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The Sun Isn't Silent — Hear Its Song in New Observatory Data

The sun is not silent; in fact, it has a surprisingly soothing sound. 

Have you ever listened to the sun? Thanks to data from the European Space Agency (ESA) and NASA's Solar and Heliospheric Observatory (SOHO), now you can. Using 20 years of data on the dynamic movement of the sun's atmosphere, researchers have made it possible for us to listen to the sun's eruptions, loops, waves and other activity. 

It turns out that the sun produces a low, pulsing "heartbeat." But these sounds are more than just the hottest tracks from NASA scientists. Listening to the sun gives scientists a different way to observe and study not only Earth's sun, but also other stars in the universe, according to a statement. [Anatomy of Sun Storms & Solar Flares (Infographic)]

"Waves are traveling and bouncing around inside the sun, and if your eyes were sensitive enough, they could actually see this," Alex Young, associate director for science in the Heliophysics Science Division at NASA's Goddard Space Flight Center, said in the statement.

Using a solar observatory to measure the sun's vibrations — which can be translated into sound — reveals what's going on inside and can help scientists to study everything from solar flares to coronal mass ejections in the sun, according to the statement. 

"We don't have straightforward ways to look inside the sun. We don't have a microscope to zoom inside the sun, so using a star or the sun's vibrations allows us to see inside of it," Young continued.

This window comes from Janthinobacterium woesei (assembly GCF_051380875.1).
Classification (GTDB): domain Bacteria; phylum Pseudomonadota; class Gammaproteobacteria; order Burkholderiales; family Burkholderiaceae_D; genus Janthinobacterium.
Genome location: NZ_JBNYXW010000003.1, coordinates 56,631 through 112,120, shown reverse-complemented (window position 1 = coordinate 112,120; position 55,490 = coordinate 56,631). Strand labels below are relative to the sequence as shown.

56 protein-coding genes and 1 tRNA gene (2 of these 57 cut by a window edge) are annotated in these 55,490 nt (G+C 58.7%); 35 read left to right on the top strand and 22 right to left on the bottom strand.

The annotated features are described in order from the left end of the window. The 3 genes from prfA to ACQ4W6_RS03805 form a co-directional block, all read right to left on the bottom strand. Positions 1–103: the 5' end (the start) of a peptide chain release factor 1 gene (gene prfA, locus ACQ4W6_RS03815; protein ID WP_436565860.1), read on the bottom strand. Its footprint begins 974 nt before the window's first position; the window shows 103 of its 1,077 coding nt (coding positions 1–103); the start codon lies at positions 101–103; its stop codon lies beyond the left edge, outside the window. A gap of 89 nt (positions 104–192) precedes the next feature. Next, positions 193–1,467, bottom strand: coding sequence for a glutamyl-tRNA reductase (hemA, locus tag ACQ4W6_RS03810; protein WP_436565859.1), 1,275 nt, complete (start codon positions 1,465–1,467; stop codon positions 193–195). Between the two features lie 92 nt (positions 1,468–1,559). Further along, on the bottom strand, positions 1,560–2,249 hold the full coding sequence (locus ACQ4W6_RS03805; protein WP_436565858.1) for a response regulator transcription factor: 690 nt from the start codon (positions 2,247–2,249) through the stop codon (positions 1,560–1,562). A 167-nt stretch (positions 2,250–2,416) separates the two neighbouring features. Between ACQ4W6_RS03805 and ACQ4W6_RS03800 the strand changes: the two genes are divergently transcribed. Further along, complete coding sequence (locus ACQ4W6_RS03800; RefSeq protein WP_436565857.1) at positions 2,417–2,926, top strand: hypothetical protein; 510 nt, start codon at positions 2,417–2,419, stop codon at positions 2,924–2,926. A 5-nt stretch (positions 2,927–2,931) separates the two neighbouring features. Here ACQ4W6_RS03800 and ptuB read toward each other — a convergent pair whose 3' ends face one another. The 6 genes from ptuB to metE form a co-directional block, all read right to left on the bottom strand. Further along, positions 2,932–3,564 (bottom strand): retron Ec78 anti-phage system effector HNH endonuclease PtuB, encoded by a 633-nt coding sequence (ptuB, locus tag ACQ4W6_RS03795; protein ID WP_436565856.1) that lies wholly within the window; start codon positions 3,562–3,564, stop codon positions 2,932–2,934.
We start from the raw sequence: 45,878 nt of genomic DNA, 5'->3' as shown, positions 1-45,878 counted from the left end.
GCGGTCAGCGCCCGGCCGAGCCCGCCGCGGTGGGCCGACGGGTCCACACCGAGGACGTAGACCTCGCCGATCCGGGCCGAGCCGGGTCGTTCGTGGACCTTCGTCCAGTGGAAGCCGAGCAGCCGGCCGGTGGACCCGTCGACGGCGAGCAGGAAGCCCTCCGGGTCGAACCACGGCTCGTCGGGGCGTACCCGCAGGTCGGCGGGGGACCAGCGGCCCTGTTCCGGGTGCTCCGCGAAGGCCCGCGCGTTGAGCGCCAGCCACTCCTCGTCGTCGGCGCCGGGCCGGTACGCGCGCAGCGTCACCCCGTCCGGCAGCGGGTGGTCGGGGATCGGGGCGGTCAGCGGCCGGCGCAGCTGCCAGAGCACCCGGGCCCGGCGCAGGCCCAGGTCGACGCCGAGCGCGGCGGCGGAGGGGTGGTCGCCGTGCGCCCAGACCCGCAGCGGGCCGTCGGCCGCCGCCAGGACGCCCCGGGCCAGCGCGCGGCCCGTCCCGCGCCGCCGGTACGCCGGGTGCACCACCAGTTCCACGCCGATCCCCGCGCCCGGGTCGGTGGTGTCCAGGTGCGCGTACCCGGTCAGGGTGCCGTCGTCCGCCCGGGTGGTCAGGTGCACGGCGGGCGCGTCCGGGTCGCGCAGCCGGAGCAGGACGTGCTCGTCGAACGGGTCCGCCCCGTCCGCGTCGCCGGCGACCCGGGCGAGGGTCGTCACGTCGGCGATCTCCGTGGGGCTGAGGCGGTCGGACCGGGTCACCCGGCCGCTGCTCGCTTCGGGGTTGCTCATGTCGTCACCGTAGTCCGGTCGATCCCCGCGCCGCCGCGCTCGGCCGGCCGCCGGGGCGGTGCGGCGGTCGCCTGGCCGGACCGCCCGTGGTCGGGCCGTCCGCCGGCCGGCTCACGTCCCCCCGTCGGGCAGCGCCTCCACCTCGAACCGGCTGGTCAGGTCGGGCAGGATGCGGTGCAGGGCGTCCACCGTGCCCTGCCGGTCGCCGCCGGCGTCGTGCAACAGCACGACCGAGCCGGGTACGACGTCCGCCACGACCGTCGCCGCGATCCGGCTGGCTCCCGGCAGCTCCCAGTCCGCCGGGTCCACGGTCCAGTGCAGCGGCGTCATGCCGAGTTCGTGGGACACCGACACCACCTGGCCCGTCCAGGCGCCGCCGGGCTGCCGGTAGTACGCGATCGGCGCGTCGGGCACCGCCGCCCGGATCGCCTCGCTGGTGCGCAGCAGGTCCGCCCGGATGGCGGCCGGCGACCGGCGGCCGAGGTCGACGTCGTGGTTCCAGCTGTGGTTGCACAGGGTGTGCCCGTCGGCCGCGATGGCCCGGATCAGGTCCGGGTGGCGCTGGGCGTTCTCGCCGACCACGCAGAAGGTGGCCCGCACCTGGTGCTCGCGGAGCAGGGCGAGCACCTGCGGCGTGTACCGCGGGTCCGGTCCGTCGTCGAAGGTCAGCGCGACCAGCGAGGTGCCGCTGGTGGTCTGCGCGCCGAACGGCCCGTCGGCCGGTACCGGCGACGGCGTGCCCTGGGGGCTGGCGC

The Stanford Experimental Physics Lab turned data from SOHO into a "song." They worked with the sun's natural vibrations, which make up the hum and "heartbeat" that you may hear in the recording. 

To create the audio clip above, researcher Alexander Kosovichev of Stanford University processed 40 days of data from SOHO's Michelson Doppler Imager (MDI). In processing the vibrations, he removed effects from the spacecraft's movement, selected clean sound waves that would be clearer to hear and sped the data up by a factor of 42,000 to bring it up to the audible range for humans. 

With this strange, soothing, stellar audio, scientists "can see huge rivers of solar material flowing around. We are finally starting to understand the layers of the sun and the complexity. That simple sound is giving us a probe inside of a star. I think that's a pretty cool thing," Young said in the statement. 

Email Chelsea Gohd at or follow her @chelsea_gohd. Follow us @Spacedotcom, Facebook and Google+. Original article on

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Chelsea Gohd

Chelsea Gohd joined as an intern in the summer of 2018 and returned as a Staff Writer in 2019. After receiving a B.S. in Public Health, she worked as a science communicator at the American Museum of Natural History. Chelsea has written for publications including Scientific American, Discover Magazine Blog, Astronomy Magazine, Live Science, All That is Interesting, AMNH Microbe Mondays blog, The Daily Targum and Roaring Earth. When not writing, reading or following the latest space and science discoveries, Chelsea is writing music, singing, playing guitar and performing with her band Foxanne (@foxannemusic). You can follow her on Twitter @chelsea_gohd.